Cruise line granted access to protected Alaska park

American Cruise Lines operates a fleet of small ships and offers more than 25 unique itineraries along the inland waterways and rivers of the Pacific Northwest, the Mississippi River System and East Coast of the United States. This week the line announced that it has been awarded a contract to enter Glacier Bay National Park making it the newest cruise line granted access and one of only a few cruise lines permitted to tour the area. Known for its abundant wildlife, spectacular blue glaciers and for being a highlight of any Alaska adventure, Glacier Bay is a highly sought after destination for Alaskan cruisers and travelers. American Cruise Lines will offer seven-to-eleven night cruises including round-trips out of Juneau.

“As one of the few places where people can still view the world as nature intended it to be, we wanted to make sure we could take our passengers there to experience it for themselves.”
said Timothy Beebe, Vice President of American Cruise Lines.
Designated a World Heritage Site and Biosphere Reserve, Glacier Bay is a nature wonderland. Ships visiting are joined by a National Park Service Ranger and a Native Cultural Interpreter who will provide narration and insight into Glacier Bay, as well as help spot wildlife such as mountain goats, whales and brown and black bears.

“Here we can return briefly to a time that doesn’t exist anywhere else,” noted renowned photographer, Mark Kelley’s award-winning book, Glacier Bay National Park: Alaska.

Cruise ships commonly stop in Glacier Bay then gently spin around to allow unparalleled viewing of glaciers.

Beginning next summer in June of 2012, American Cruise Lines will offer several different Alaskan itineraries, including round-trip cruises departing from Juneau, Alaska, and one-way cruises between Juneau and Seattle, Washington. New and returning passengers can expect all the modern on-board amenities including over-sized staterooms and bathrooms, private balconies, and elevators to all decks, along with exceptional locale-inspired cuisine and highly personalized service.

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River cruises: they’re not for everybody

Cruise lines continue efforts to make themselves different from each other. Major lines are doing all they can to make their ships the ones you want to sail. Some big cruise lines have smaller ships that some passengers prefer for a more intimate experience. Still, those all sail in the ocean while a growing number of people in the United States are taking a cue from Europe and trying a river cruise.

In Europe, river cruising is popular with a number of lines growing quickly to keep up with demand. A big factor in favor of these is the “unpack once and see a lot of places” thing that major cruise lines have going for them. River ships operate in the U.S. too, offering a really different way of seeing the country up close and personal. American Cruise Lines operates everything from an authentic paddle-wheeler in the Pacific Northwest to a new fleet of ships that sail the inland waterways of the East Coast.

This is a different experience from a major cruise line and one that’s not for everybody.

You won’t find a rock-climbing wall, a theater that seats thousands or a huge variety of restaurants, some included in the price, some extra. What you will find is an intimate setting on a relaxed sailing through some of the country’s most beautiful landscapes, stopping along the way to see and experience ports of call up close and personally. There won’t be an AquaTheater, AquaDuck or AquaSpa but there probably won’t be Mexican drug lords waiting for you to get of the ship in ports either. Safety is a big draw for these ships that are American-flagged and subject to American laws.Staterooms average about 220 square feet, considerably larger than a typical large ship offers. If the last ship you sailed on before one of these was say, Allure of the Seas, you’ll notice that there are fewer guests on board the entire ship than fit in a lifeboat on Allure. Yes, this is different. Still, twice daily stateroom service is offered as well as many of the service amenities a big ship has.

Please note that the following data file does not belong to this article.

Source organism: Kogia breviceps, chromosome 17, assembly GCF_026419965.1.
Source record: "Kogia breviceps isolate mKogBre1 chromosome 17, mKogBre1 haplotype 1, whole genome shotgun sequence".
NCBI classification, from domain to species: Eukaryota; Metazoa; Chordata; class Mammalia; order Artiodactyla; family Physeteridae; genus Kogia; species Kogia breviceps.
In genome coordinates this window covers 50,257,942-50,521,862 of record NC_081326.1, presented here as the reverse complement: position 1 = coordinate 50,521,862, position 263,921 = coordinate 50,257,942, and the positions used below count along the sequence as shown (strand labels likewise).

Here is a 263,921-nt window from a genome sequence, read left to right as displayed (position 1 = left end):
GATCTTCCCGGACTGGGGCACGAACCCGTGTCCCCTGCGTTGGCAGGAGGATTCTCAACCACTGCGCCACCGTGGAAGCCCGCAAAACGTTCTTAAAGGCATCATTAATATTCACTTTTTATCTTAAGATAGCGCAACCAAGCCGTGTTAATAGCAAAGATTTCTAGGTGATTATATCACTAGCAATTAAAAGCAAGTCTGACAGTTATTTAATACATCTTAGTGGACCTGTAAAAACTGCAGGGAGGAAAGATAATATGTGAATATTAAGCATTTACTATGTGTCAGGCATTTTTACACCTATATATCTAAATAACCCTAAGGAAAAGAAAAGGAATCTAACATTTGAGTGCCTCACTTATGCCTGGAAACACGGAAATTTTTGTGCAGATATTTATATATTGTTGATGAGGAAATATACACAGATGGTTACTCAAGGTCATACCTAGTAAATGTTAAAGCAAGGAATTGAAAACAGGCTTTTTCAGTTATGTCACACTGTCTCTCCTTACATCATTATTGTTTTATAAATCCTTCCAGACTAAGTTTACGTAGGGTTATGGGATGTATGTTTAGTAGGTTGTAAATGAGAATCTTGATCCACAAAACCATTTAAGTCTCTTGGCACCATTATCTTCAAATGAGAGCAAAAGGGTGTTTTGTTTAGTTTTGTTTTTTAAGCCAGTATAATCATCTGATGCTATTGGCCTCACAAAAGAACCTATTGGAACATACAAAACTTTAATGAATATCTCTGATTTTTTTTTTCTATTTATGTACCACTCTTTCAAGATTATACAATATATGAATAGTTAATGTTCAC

More of an all-inclusive experience, guests are invited to mingle before dinner with complementary cocktails and the dress code is always casual. On a typical evening, guest speakers bring local history, nature and culture to the table with rich stories of American heritage. There is no big showroom, long list of activities or things to do. In fact, if the big ship experience for you is about going all the time, doing something every minute, this is probably not the way to go.

But if a lazy day on the river, reading a book, flying a kite from an observation deck or enjoying coffee on an outside sun deck sounds good, this could be just what you are looking for.

Sailings are typically seven or eight-nights and itineraries include such titles as Maine Coast and Harbors, Columbia and Snake Rivers, or Chesapeake Bay with prices starting about $3500 per person. Fall Foliage sailings are very popular with river cruises and longer itineraries are also offered like East Coast Inland Passage, a fifteen-day sailing with a grand coastal tour of America.

About as close as you’ll get to a theme park at sea on one of these ships is a small putting green. Cruise vacations are about doing something really different than your normal life. This is another viable option.